White mom is shamed for giving birth to 3 black babies

Families look a lot different now than they did just 50 years ago. Interracial marriage is widely accepted, adoption and foster care means that children with bad home lives are given hope in a forever family, and it’s not uncommon for a family to be made up of parents and children of different ethnicities and skin types.

Aaron and Rachel Halbert are strong believers that the racial turmoil in our country—and predominantly where they are from in the south—should never mean sacrificing a child’s opportunity at having a family.

In fact they believe it’s their duty to embrace the beauty in our differences.

Aaron Halbert

After struggling for years to conceive, Rachel and Aaron turned to a different method of creating a family: adoption. They proudly welcomed a little boy and a little girl—both with darker skin—into their forever family.

“We knew, especially in the South, that a white couple with non-white children would draw a myriad of different reactions,” Aaron explains. “There will always be the older white woman in Walmart who stared at us with sheer disgust, or the African-American mother who looked at us and just shook her head.” 

But love conquers all, and the couple loved everything about their little family. As missionaries serving in Honduras, the Christian couple was eager to bring more lives into their family.

Aaron Halbert

A short time later, they learned about embryo adoption. It’s where embryos that have been frozen in a Christian embryo bank for a number of years—in this case 15 years—are implanted in the mother, giving embryo babies a fair chance at life.

“If Christians—or others—really believe life begins at conception, it follows that we should respond by being willing to support embryo adoption and even take part in it ourselves,” Aaron explains.

Rachel and Aaron decided it would be great to be able to break the racial stigma and have their new babies “match” their siblings rather than their white parents.

Though they knew some people would shame them for their controversial and somewhat culturally-taboo decision, the couple knew it was the right decision for them. It’s not every day that a white woman gives birth to three black babies, but Rachel was willing to endure the criticism that may come along with it, with her supportive husband by her side.

They adopted two frozen African American embryos, and implanted them as directed. Inside the womb however, one of the embryos split, and six weeks later the couple learned they were pregnant with triplets!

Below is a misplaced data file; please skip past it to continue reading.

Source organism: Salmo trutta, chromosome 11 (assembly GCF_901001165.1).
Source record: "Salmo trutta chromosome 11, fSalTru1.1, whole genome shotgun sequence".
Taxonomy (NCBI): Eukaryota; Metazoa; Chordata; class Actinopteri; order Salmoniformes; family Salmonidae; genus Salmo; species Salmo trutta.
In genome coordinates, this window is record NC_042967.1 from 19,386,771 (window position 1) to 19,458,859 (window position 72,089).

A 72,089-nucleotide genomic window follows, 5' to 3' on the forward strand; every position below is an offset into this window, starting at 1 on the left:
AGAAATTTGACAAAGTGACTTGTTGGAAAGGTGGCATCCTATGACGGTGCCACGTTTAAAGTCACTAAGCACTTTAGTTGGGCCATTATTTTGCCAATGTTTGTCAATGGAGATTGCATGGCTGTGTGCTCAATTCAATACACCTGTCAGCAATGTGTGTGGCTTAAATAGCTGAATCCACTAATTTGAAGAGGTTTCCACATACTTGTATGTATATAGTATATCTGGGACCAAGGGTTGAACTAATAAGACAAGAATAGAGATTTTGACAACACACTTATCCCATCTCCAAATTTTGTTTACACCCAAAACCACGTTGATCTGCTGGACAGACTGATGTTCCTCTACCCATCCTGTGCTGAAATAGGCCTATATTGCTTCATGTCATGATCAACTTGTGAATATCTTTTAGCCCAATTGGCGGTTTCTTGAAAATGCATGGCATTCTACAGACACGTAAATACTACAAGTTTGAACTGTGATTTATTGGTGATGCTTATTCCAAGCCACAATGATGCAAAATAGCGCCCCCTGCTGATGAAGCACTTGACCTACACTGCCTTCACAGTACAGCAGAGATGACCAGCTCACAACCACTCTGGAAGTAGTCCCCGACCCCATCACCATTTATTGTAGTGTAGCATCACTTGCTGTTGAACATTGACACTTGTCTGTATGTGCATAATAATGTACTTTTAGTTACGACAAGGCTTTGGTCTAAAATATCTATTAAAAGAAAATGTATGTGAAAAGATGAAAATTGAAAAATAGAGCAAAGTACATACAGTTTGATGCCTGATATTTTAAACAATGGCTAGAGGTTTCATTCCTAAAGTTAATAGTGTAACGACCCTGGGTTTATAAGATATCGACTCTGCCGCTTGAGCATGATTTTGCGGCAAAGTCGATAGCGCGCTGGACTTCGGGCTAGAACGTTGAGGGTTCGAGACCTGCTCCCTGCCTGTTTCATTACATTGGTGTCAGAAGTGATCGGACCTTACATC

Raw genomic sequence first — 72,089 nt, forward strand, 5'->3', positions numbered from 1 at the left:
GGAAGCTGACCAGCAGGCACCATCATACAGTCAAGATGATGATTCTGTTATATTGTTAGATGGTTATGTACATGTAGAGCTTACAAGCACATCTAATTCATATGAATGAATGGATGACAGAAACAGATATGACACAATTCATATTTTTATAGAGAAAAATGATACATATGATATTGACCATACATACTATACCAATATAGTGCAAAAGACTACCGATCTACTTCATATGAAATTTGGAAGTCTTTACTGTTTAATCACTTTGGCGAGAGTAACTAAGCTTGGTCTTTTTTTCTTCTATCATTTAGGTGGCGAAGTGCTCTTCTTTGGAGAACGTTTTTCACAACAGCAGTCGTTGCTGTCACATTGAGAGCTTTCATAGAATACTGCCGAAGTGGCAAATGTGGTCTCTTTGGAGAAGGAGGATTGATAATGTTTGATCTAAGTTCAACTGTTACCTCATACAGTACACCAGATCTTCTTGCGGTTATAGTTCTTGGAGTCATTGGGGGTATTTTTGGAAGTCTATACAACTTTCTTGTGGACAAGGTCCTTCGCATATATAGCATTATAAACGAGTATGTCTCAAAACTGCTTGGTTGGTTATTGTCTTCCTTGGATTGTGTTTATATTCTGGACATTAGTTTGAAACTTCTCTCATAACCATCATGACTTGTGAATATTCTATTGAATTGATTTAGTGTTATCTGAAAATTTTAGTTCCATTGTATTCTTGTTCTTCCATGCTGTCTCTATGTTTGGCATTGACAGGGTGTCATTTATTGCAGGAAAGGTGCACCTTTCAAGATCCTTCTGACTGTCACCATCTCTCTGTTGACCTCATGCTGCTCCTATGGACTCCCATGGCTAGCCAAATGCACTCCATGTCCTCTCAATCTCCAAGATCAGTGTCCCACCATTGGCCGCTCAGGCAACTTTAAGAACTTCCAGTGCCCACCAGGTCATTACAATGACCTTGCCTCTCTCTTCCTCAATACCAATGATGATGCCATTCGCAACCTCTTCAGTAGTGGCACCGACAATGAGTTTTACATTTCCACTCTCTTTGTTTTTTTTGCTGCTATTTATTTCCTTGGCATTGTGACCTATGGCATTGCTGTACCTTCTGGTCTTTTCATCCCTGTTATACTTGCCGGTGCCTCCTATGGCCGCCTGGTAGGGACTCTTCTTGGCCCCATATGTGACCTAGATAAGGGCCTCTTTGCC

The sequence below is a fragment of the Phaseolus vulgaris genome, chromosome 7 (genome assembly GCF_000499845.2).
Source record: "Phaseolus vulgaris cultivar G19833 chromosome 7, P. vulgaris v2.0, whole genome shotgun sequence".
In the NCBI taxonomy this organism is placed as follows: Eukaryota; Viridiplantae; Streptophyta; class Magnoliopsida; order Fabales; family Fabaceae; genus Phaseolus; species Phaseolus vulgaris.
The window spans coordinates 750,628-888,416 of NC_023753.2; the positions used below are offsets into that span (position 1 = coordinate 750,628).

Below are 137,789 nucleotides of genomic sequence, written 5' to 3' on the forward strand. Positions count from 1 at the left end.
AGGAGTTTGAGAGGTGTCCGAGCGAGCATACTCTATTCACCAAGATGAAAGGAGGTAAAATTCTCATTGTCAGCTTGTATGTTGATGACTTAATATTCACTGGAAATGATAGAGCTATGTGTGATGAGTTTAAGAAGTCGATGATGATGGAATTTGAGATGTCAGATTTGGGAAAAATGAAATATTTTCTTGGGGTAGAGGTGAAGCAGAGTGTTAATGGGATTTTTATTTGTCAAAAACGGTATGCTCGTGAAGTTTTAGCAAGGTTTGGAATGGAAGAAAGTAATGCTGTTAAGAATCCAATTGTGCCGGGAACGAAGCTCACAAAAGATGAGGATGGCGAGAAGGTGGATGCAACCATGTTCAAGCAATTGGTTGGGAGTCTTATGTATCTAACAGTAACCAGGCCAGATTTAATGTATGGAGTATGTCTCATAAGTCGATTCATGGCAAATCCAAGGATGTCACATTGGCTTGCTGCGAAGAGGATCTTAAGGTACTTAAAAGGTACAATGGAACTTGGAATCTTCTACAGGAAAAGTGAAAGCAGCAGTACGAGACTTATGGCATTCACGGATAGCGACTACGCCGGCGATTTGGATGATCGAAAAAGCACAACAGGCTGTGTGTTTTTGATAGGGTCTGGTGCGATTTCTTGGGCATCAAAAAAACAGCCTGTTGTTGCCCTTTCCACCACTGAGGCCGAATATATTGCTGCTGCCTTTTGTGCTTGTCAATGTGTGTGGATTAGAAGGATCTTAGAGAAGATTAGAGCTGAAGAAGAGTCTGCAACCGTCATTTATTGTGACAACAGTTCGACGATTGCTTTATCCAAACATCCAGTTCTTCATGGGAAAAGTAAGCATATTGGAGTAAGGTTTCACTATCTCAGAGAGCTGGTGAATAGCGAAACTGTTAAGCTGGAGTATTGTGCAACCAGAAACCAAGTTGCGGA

The triplets, three girls, were born in April.

Aaron Halbert

“It’s been heartening to see virtually all of our friends and family express overwhelming support for our family and the unusual ways we’ve built it,” Aaron says. “In our minds, we are just living out our dream. A dream that may not look like the average family, but one that we are thankful could come true in light of our country’s history.”

Aaron says their family is not what he and Rachel had planned 12 years ago when they were dating and discussing adoption, “but oh, how thankful we are for God blessing us with these sweet little ones He has placed in our care.”

Aaron Halbert

“I can remember a friend going through the adoption process telling me he had always wanted his family to look like a little United Nations. As I look at my growing family, I prefer to take it a step further, daring to hope that our family picture is a little hint of Heaven.”

The look on this proud papa’s face as he holds their three little ones says it all.

While the gawking stares and criticism for their interracial family have been painful for the couple at times, they still couldn’t be happier of the decision they made.

Not only is it beautiful that Rachel was finally able experience pregnancy— further—that the Halbert family of seven is a living example of what God has called us to as brothers and sisters in Christ.

National Embryo Donation Center

“We believe when you look into any human’s eyes, you look into the face of an image-bearer of God—into the eyes of a person whose soul is eternal,” Aaron says. “While that is the common thread of all humanity, it doesn’t mean our racial differences are insignificant. We see the human family’s varying physical characteristics as awesome reminders of God’s creative brilliance.”